More recent classroom visitors than I can confirm—whether the time-honored teachings about different models for historic civilizations or market-based—are still being presented to today’s students.
Some recent anthropology books have made the argument that the natural option for primates turns out to be trade-based. We two-legged types have inherited the genes and wiring for trade and barter from the not-quite-two-legged chimpanzees and orangutans, who practice it skillfully (even though they have no Fair Trade Commissions).
This is the basis of a whole new research field known as economic anthropology.
It’s generally considered that the contemporary U.S. civilization is predominantly market-based, a condition generally applauded on the R side of the hall (a little French Revolution governance lingo, there) and deplored on the L side, and it’s similarly generally considered that some of the major enthusiasts for expanded governance are the least market-solution–oriented.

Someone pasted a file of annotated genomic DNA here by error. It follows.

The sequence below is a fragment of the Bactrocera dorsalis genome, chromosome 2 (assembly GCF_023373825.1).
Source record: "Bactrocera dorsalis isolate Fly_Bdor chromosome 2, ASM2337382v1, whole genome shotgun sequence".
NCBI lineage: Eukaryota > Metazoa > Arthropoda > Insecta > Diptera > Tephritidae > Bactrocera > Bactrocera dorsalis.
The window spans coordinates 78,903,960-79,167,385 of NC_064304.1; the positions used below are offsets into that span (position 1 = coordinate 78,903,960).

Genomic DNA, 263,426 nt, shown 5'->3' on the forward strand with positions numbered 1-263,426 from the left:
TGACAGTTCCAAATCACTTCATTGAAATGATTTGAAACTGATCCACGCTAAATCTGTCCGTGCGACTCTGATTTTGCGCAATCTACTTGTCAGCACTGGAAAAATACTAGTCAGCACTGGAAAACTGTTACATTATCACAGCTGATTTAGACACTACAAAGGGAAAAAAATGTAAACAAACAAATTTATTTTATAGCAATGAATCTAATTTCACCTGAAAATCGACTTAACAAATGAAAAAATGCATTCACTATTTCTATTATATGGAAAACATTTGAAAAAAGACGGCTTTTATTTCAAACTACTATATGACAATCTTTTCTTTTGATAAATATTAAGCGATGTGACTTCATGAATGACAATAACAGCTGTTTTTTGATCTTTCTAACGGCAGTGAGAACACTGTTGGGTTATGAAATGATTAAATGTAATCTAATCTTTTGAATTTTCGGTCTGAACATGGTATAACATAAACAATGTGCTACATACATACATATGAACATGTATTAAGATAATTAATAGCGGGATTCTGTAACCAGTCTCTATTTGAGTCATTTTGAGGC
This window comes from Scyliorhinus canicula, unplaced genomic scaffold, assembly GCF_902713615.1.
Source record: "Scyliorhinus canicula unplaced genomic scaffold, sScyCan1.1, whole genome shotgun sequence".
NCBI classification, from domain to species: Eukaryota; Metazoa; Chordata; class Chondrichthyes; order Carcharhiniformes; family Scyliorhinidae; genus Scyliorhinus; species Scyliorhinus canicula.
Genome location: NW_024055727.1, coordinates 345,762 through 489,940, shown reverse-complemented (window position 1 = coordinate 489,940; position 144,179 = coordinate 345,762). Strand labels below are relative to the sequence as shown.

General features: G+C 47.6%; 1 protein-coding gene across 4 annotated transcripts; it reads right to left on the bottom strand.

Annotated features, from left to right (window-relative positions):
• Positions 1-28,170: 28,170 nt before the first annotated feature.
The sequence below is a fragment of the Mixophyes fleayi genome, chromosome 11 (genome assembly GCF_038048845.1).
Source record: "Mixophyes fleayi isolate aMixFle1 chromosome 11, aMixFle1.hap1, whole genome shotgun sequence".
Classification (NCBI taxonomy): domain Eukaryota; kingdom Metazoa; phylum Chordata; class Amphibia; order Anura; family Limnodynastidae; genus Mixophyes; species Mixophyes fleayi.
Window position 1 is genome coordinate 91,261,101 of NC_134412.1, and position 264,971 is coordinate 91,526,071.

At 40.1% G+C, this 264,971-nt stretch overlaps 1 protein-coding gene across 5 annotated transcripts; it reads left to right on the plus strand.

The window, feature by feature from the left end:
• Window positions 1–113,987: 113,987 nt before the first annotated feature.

That’s why it typically comes as a bit of a shock when folks in public education turn out to be just as what’s-in-it-for-me as the rest of us. One example is the famous Albert Shanker one-liner.
While president of the United Federation of Teachers, a NYC K-12 union, Shanker made this comment about his leadership goals: “When schoolchildren start paying union dues, that’s when I’ll start representing the interests of schoolchildren.”
Shanker’s comments were made during the early ‘70s, according to the “Shanker Blog” (an online page which devotes considerable effort to a semi-denial of the widely-referenced—you can guess why—quote sometimes dated to 1985).
Shanker’s quote is widely referenced because education is primus inter pares on a list of those institutions which declare themselves to be above “mere profit” and quite superior to the surrounding society of crass materialists. That background explains why a reemergence of the Shanker mindset has been accorded little coverage by the mainstream media (MSM): it doesn’t fit the desired image template.